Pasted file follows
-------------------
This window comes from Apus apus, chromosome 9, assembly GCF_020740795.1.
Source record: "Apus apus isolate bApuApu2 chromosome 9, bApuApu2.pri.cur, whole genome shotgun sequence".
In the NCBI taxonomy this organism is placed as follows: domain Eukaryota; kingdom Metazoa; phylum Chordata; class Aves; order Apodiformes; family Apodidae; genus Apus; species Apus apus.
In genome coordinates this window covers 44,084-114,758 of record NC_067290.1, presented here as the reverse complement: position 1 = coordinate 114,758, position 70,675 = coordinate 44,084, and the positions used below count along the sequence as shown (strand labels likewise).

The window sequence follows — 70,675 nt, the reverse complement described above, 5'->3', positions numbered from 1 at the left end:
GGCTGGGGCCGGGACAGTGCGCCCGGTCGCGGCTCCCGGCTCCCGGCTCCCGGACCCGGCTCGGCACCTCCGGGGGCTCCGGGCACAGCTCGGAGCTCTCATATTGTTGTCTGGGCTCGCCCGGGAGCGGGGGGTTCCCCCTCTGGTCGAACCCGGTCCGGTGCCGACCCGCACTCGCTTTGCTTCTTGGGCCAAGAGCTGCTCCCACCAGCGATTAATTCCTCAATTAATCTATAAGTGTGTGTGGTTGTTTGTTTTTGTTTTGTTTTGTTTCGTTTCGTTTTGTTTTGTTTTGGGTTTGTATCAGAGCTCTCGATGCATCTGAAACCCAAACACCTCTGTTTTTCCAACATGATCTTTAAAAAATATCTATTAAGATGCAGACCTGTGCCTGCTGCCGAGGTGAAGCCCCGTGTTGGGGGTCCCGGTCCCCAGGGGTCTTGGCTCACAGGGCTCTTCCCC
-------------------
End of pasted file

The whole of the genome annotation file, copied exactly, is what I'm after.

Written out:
This window comes from Apus apus, chromosome 9, assembly GCF_020740795.1.
Source record: "Apus apus isolate bApuApu2 chromosome 9, bApuApu2.pri.cur, whole genome shotgun sequence".
In the NCBI taxonomy this organism is placed as follows: domain Eukaryota; kingdom Metazoa; phylum Chordata; class Aves; order Apodiformes; family Apodidae; genus Apus; species Apus apus.
In genome coordinates this window covers 44,084-114,758 of record NC_067290.1, presented here as the reverse complement: position 1 = coordinate 114,758, position 70,675 = coordinate 44,084, and the positions used below count along the sequence as shown (strand labels likewise).

The window sequence follows — 70,675 nt, the reverse complement described above, 5'->3', positions numbered from 1 at the left end:
GGCTGGGGCCGGGACAGTGCGCCCGGTCGCGGCTCCCGGCTCCCGGCTCCCGGACCCGGCTCGGCACCTCCGGGGGCTCCGGGCACAGCTCGGAGCTCTCATATTGTTGTCTGGGCTCGCCCGGGAGCGGGGGGTTCCCCCTCTGGTCGAACCCGGTCCGGTGCCGACCCGCACTCGCTTTGCTTCTTGGGCCAAGAGCTGCTCCCACCAGCGATTAATTCCTCAATTAATCTATAAGTGTGTGTGGTTGTTTGTTTTTGTTTTGTTTTGTTTCGTTTCGTTTTGTTTTGTTTTGGGTTTGTATCAGAGCTCTCGATGCATCTGAAACCCAAACACCTCTGTTTTTCCAACATGATCTTTAAAAAATATCTATTAAGATGCAGACCTGTGCCTGCTGCCGAGGTGAAGCCCCGTGTTGGGGGTCCCGGTCCCCAGGGGTCTTGGCTCACAGGGCTCTTCCCC